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10 Movies About Music From the 2000s and 2010s That We Love

Movies hold a lot more meaning and emotional value when they have a good soundtrack. Music and movies go hand in hand. So, it’s no surprise that movies about music are at an advantage of hooking me. I should be clear that I’m not referring to musicals but movies where music is a central point of the plot. I love to watch people follow their musical dreams. I love seeing the atmosphere, the vision, the failures and triumphs, and of course, the performances. If I were to make a list of movies about music, the length would get out of hand. To avoid that, I decided to narrow it down to 10 of my favorites from the last 21 years.

Almost Famous (2000)

This movie struck me immediately when it began. It was recommended to me because the main character wants to be a music journalist. And of course, I loved it.

Set in the 70s, 15-year-old William is assigned by Rolling Stone magazine to do a profile of a rising rock band. They aren’t aware of his age when they assign it to him. When he attends a concert in town, he isn’t taken seriously because of his age but he catches the attention of the guitarist of the band Stillwater, and he’s let backstage. From there, he meets Penny Lane, a groupie for the band, who becomes a sort of guardian to him. As he’s exposed to this new world, he finds himself following the band on their tour, looking for opportunities to finally get an interview with the band who keeps putting it off. Through it all, he sees the rock world through a personalized lens.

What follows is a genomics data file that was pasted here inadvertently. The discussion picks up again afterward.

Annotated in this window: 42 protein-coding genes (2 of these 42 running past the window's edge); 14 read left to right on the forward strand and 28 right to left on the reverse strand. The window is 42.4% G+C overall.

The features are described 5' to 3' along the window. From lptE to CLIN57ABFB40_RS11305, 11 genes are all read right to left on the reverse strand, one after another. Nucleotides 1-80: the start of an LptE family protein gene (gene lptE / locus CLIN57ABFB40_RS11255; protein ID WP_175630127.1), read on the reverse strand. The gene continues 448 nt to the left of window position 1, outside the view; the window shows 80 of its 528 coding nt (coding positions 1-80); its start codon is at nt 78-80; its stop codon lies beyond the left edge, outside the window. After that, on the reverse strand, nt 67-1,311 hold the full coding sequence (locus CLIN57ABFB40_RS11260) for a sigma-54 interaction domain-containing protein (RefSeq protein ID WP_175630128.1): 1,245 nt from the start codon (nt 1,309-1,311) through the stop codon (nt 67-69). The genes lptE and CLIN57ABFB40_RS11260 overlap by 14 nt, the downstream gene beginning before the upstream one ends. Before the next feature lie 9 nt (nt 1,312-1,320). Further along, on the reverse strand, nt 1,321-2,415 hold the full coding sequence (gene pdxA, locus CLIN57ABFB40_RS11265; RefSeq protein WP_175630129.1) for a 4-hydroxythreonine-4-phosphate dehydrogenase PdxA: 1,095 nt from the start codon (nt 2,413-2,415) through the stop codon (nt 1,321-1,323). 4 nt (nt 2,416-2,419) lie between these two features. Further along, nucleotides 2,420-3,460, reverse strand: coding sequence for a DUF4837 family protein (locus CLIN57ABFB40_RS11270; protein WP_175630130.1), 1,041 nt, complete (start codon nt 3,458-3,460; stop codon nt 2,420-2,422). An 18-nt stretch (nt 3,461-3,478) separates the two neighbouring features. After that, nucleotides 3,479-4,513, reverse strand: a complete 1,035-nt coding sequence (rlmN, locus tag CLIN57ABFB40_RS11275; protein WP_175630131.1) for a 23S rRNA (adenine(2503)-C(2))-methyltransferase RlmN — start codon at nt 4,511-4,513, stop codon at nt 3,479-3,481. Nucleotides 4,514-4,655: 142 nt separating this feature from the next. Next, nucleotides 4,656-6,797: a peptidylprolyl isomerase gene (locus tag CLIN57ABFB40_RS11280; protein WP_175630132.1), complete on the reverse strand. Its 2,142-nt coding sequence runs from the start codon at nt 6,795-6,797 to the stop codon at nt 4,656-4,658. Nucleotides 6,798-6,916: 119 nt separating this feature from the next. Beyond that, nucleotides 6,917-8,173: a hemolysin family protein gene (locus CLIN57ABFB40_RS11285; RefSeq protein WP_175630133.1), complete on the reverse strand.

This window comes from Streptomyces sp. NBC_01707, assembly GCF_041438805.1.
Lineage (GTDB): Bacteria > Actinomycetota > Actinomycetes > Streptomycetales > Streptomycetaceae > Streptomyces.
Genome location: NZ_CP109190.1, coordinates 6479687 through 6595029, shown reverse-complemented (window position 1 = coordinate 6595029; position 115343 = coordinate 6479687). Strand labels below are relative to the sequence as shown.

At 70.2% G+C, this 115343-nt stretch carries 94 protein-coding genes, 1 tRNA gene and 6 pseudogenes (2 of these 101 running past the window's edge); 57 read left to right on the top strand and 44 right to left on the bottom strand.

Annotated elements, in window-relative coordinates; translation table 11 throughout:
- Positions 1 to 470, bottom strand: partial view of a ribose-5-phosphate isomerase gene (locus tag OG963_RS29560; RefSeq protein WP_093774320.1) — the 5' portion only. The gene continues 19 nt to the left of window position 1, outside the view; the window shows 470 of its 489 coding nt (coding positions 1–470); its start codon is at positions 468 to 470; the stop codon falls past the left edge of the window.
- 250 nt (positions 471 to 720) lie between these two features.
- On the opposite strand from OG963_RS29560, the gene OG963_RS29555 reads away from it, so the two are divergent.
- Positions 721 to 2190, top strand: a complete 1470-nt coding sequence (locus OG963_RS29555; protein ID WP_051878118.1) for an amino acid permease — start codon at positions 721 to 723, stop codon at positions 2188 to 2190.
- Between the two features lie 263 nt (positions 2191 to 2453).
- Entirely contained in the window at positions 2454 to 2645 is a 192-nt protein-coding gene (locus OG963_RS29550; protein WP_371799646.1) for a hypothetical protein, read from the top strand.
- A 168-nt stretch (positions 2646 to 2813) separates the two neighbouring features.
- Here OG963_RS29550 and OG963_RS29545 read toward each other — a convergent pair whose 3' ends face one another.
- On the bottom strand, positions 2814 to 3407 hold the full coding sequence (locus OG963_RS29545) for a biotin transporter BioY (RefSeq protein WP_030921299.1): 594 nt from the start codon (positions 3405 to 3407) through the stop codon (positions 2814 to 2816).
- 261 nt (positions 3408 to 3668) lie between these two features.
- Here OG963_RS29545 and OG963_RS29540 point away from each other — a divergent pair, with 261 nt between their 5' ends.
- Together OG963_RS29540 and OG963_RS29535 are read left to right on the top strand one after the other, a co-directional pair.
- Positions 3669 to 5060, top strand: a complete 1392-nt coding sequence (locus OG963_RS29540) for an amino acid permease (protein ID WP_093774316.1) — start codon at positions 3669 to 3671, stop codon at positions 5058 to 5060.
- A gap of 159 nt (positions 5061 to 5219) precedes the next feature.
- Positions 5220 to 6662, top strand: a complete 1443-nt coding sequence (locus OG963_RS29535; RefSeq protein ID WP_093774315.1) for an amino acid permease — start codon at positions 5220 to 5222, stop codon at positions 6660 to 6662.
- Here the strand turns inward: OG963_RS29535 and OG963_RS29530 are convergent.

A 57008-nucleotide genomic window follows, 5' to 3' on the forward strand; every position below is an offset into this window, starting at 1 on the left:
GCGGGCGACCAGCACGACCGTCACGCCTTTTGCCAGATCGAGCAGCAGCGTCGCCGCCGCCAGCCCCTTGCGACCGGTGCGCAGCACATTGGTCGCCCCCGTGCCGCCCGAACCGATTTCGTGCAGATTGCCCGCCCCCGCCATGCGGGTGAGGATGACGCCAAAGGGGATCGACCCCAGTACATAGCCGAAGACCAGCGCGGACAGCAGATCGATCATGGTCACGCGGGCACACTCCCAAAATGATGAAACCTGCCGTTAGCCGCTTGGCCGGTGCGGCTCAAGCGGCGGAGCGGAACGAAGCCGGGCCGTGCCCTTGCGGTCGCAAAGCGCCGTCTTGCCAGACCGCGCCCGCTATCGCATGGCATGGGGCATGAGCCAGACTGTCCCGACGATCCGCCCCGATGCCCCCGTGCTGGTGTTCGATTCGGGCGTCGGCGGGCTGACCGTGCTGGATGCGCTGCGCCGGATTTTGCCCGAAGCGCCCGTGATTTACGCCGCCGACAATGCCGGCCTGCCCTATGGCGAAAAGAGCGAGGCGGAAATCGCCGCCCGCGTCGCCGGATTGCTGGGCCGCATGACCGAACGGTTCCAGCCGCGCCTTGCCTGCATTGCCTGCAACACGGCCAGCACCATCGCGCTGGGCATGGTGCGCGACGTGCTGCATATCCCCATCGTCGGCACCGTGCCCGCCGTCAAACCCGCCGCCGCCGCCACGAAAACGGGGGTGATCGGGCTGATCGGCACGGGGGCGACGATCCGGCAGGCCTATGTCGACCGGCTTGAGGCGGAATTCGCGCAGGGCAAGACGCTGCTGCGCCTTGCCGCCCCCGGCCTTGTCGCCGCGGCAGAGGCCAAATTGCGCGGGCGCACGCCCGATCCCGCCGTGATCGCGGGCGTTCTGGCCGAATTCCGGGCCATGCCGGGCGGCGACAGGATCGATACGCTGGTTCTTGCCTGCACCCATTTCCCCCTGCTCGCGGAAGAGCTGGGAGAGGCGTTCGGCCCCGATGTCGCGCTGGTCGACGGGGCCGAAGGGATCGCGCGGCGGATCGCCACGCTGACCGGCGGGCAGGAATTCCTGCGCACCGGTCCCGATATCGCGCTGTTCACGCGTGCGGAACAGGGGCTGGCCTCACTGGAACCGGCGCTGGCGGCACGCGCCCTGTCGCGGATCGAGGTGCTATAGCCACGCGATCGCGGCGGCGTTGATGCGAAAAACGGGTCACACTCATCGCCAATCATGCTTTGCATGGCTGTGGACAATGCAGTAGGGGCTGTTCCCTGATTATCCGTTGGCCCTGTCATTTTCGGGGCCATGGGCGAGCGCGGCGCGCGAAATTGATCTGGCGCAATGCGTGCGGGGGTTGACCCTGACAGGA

The story is about the world of rock, but it’s also a compelling coming-of-age film. You get to watch what it’s like being in the music world but also a story of a kid seeing the harsh realities of life and the world he grew up idolizing. Yet still, finds much room for hope. He finds beauty in the world with all the beauty and the ugly.

The character William and the entire story are based on the life of Cameron Crowe, the film's writer-director, who was lucky enough to be a teenage Rolling Stone writer. This movie is a must-watch for anyone who loves music and compelling characters. And for any fans of Kate Hudson.

You can watch the trailer.

Raise Your Voice (2004)

I always loved Hilary Duff growing up. So, when my mom purchased Raise Your Voice, I was excited to watch it! I soon learned how devastating elements of the film truly are. I don’t want to give any of it away in case any readers would like to watch it. That said, a general spoiler-free summary would be that this movie tells a coming-of-age story centered around a small-town singer who ends up going to a performing arts academy in Los Angeles against her father’s wishes. In the performing arts academy, she experiences a whole new way of life in the big city, far from the small-town lifestyle she's used to. It also focuses on her coming into her own and working to fulfill her singing dreams.

It’s so emotionally gripping and powerful, and it’s a movie that may hold some early 2000s cringe, but it’s still a beautiful movie. Watch the trailer.